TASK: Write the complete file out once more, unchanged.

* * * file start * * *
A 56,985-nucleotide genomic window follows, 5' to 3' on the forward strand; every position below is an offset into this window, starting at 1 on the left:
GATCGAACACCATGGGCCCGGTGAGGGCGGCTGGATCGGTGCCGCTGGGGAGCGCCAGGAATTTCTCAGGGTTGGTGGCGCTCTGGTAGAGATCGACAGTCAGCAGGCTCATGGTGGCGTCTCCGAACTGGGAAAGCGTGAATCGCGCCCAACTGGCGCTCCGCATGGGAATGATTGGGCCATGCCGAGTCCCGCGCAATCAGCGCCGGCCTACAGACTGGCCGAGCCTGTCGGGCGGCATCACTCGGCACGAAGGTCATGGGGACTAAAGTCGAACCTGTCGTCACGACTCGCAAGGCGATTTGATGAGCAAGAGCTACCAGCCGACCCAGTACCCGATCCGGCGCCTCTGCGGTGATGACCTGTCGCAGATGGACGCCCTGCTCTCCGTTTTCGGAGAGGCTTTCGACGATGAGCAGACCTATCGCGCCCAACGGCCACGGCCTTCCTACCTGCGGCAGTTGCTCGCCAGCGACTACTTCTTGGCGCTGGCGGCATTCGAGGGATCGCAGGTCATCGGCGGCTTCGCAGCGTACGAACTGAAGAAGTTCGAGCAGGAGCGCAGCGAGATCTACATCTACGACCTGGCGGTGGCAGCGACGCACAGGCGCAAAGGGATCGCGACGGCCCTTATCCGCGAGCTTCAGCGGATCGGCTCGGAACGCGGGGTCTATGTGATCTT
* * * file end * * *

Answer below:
A 56,985-nucleotide genomic window follows, 5' to 3' on the forward strand; every position below is an offset into this window, starting at 1 on the left:
GATCGAACACCATGGGCCCGGTGAGGGCGGCTGGATCGGTGCCGCTGGGGAGCGCCAGGAATTTCTCAGGGTTGGTGGCGCTCTGGTAGAGATCGACAGTCAGCAGGCTCATGGTGGCGTCTCCGAACTGGGAAAGCGTGAATCGCGCCCAACTGGCGCTCCGCATGGGAATGATTGGGCCATGCCGAGTCCCGCGCAATCAGCGCCGGCCTACAGACTGGCCGAGCCTGTCGGGCGGCATCACTCGGCACGAAGGTCATGGGGACTAAAGTCGAACCTGTCGTCACGACTCGCAAGGCGATTTGATGAGCAAGAGCTACCAGCCGACCCAGTACCCGATCCGGCGCCTCTGCGGTGATGACCTGTCGCAGATGGACGCCCTGCTCTCCGTTTTCGGAGAGGCTTTCGACGATGAGCAGACCTATCGCGCCCAACGGCCACGGCCTTCCTACCTGCGGCAGTTGCTCGCCAGCGACTACTTCTTGGCGCTGGCGGCATTCGAGGGATCGCAGGTCATCGGCGGCTTCGCAGCGTACGAACTGAAGAAGTTCGAGCAGGAGCGCAGCGAGATCTACATCTACGACCTGGCGGTGGCAGCGACGCACAGGCGCAAAGGGATCGCGACGGCCCTTATCCGCGAGCTTCAGCGGATCGGCTCGGAACGCGGGGTCTATGTGATCTT